17th May 2023  - Jason Cozens  - in Gold

Discover the Secret Strategy Investors Use to Strike Gold with Dollar Cost Averaging!

Discover the Secret Strategy Investors Use to Strike Gold with Dollar Cost Averaging!

What is Dollar Cost Averaging (DCA)?

Dollar Cost Averaging is a strategy of making regular investments in an asset regardless of the asset's price movements. The idea is to spread the cost of an investment over a period of time to help reduce the impact of volatility over the same period. This can help investors to build a better portfolio since they do not need to time the markets.

What are the benefits of Dollar Cost Averaging in relation to buying gold?

In relation to buying gold, using Dollar Cost Averaging can reduce your risk of purchasing gold at a price that is too high. The strategy works well in a market with a high degree of volatility, such as gold, as it allows an investor to accumulate an asset at an average price. This can help an investor gain the benefits of a higher overall return, as the average purchase price of their gold investments will likely be lower than if they had purchased all the gold at once.

Who invented Dollar Cost Averaging?

Dollar cost averaging was developed by University of Chicago graduate and Nobel Prize-winning economist Paul Samuelson in the mid-20th century.

What is the monthly mean variation in the price of gold?

The monthly mean variation in the price of gold varies significantly and is impossible to accurately predict. Generally, gold prices can be influenced by a number of economic and political factors, including inflation, economic growth, and investment demand. It is important to note that the monthly mean variation in gold prices may vary over shorter or longer periods of time, such as during seasonal or holiday months.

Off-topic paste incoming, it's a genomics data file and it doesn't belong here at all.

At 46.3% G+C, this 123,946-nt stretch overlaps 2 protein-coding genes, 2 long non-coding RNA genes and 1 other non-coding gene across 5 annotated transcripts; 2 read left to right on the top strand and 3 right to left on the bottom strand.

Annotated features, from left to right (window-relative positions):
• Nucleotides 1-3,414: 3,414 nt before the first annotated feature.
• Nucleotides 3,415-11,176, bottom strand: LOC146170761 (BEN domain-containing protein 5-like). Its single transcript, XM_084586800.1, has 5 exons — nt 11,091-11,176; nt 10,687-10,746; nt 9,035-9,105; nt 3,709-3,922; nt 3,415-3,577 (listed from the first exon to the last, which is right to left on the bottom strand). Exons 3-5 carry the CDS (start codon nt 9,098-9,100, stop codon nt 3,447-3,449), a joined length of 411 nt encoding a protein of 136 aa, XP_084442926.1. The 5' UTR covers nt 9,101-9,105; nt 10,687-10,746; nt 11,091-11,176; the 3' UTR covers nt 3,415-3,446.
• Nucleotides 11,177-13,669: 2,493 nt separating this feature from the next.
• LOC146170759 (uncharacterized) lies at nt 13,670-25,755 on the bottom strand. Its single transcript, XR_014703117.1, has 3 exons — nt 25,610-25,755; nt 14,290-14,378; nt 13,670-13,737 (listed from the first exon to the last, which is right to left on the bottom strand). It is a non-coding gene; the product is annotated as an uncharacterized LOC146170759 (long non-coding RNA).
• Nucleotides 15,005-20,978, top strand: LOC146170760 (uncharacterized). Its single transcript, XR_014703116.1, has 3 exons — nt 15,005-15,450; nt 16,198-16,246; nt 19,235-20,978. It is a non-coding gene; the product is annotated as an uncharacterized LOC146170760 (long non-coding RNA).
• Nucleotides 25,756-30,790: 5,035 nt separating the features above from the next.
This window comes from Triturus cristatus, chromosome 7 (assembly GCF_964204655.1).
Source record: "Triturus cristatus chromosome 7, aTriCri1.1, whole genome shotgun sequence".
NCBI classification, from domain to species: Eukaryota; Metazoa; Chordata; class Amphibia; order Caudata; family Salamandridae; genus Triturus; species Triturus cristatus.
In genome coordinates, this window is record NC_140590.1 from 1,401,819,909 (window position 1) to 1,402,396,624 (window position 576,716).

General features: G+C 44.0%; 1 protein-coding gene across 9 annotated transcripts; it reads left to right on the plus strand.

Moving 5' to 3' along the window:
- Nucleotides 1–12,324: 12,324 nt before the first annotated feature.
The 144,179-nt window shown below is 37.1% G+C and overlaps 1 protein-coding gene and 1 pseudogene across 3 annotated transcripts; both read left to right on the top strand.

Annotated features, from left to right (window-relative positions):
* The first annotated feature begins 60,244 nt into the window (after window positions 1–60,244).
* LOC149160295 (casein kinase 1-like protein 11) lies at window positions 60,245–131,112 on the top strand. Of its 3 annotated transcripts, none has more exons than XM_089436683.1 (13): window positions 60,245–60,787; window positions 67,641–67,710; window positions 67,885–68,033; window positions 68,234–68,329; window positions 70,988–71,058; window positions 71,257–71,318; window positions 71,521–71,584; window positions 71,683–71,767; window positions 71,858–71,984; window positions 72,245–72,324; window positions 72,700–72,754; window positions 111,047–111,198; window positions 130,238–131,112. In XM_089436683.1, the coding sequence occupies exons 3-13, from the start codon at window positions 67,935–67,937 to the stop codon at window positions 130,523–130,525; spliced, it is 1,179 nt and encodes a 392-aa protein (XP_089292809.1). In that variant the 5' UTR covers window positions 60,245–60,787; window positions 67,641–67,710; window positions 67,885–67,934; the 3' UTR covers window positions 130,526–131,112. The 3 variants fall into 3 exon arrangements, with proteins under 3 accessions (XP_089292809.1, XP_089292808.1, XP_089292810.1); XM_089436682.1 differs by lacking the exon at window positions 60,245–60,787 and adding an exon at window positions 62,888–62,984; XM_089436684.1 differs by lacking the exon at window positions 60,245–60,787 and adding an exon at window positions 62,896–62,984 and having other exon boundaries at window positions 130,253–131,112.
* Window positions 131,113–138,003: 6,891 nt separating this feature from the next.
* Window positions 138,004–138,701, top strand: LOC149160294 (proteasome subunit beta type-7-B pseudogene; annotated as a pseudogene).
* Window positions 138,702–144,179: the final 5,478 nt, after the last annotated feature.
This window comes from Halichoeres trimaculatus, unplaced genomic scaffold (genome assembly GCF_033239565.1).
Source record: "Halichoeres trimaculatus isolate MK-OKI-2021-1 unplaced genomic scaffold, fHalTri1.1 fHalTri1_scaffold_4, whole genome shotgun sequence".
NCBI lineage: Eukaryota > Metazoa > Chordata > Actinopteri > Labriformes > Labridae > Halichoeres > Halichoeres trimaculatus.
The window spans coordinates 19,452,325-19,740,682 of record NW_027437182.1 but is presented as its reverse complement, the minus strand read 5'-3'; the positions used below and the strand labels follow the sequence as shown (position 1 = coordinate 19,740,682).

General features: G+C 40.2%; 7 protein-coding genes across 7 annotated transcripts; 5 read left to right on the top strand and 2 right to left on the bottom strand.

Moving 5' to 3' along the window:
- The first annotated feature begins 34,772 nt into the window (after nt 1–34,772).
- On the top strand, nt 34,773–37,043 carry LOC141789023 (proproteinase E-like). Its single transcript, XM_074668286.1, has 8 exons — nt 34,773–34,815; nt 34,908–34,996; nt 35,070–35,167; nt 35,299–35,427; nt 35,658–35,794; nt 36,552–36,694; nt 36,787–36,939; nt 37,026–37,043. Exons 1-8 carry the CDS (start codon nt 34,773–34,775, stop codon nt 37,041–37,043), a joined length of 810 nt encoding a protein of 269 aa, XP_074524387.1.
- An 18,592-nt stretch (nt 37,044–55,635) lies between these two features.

What was the biggest daily drop or rise in the gold price?

According to the World Gold Council, the biggest daily drop in the gold price occurred on July 6, 2020, when the price of gold fell by 3.2% from around $1,797 per ounce to $1,745 per ounce. The biggest daily rise in the gold price occurred on October 12, 2020, when the gold price rose by 4.6% from around $1,885 per ounce to $1,972 per ounce.

Can limit orders be used in conjunction with Dollar Cost Averaging?

Yes, limit orders can be used in conjunction with Dollar Cost Averaging. When using Dollar Cost Averaging, the investor is splitting their contributions into the asset across multiple transactions over a period of time. If the investor wishes to limit the purchase price of the asset, they can do so through the use of limit orders, which allow them to specify a maximum amount that they are willing to pay for the asset.

Can you easily predict the peak or lowest price of gold looking forward?

No, it is impossible to accurately predict the peak or lowest price of gold looking forward. The price of gold can be affected by many different factors, such as the political and economic climate, demand and supply of gold, central bank policies, and currency movements. It is also highly volatile, meaning it can be impacted by sudden changes in the market. As such, accurately predicting the future price of gold is not possible.

Do investment funds use Dollar Cost Averaging?

Yes, many investment funds, such as mutual funds, may use the dollar cost averaging strategy when managing investments for the purpose of reducing the overall risk of investing. This strategy calls for investing a fixed dollar amount of money at regular intervals, regardless of the price of the asset. This may be especially important when making investments during market downturns or when dealing with volatile securities.